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Sunday, 24th September 2017
 

Review by Porfessor Chriss Mullard CBE

The whole world of diversity management and ‘the celebration of diversity' in particular tends to lack any philosophical, creative, humanitarian and firm material underpinning. Consultants, trainers and, perhaps surprisingly, even academics in the field often seek a rationale for their interventions and study in welfare, legal compliance, morality and crudely expressed business case concerns.

Atul K Shah, on the other hand, in Celebrating Diversity, introduces a completely new dimension to what has become a legal as well as a social imperative in global society. His answer to his own question of ‘how to enjoy, respect and benefit from Great Coloured Britain' is firmly anchored in a philosophical tradition and creative humanitarianism which is both practical and challenging. Appreciating no real disconnections between the spiritual and the secular, if humanity is defined in terms of sameness (essentially indivisibility and equality), diversity then becomes the norm: actually not only is it necessary for the survival of all aspects of society but, even more importantly, the understanding and practising of it represents a precondition for the acceptance of ourselves as individuals (identity) and, as conscious and socially responsible individuals, ourselves as moral and spiritual forces for change, improvement and the making of differences that matter.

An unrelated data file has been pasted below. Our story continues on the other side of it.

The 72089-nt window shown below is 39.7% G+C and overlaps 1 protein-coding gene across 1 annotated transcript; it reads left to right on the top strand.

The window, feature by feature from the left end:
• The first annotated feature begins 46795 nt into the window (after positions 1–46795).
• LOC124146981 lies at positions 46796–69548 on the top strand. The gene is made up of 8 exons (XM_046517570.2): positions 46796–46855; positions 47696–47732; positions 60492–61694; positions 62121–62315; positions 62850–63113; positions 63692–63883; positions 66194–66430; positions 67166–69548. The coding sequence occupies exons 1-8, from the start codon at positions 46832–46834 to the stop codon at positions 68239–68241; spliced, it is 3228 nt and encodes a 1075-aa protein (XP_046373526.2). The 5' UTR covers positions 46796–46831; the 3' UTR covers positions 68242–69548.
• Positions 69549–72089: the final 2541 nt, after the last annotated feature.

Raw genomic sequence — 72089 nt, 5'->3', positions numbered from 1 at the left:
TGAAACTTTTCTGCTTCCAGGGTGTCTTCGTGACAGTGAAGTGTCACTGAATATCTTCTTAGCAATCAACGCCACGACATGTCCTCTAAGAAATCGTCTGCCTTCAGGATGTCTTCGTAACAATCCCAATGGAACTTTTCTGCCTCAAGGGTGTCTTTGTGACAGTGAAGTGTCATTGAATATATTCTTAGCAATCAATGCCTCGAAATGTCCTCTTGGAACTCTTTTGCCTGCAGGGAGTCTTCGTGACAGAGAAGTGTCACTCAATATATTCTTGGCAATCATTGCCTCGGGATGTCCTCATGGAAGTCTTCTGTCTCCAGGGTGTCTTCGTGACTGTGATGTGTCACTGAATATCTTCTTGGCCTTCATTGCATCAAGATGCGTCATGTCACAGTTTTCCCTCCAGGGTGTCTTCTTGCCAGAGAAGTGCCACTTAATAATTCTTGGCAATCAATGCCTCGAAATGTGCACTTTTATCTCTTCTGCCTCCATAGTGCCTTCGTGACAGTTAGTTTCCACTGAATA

Inspired by such philosophical humanitarianism and based on the experience of both being an East African Indian and a practising Jain in ‘Coloured Britain', Atul K Shah has written an insightful, creative and practically-oriented book which should be read, digested and acted upon by all who wish to make a difference and create a new kind of Britain - one in which all of us from different backgrounds will be able to share in and profit from in all senses a common future.

 


Professor Chris Mullard, CBE

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Related Resources

Diane Bebbington - A research report by Leadership Foundation on Diversity and Equality in Higher Education in the UK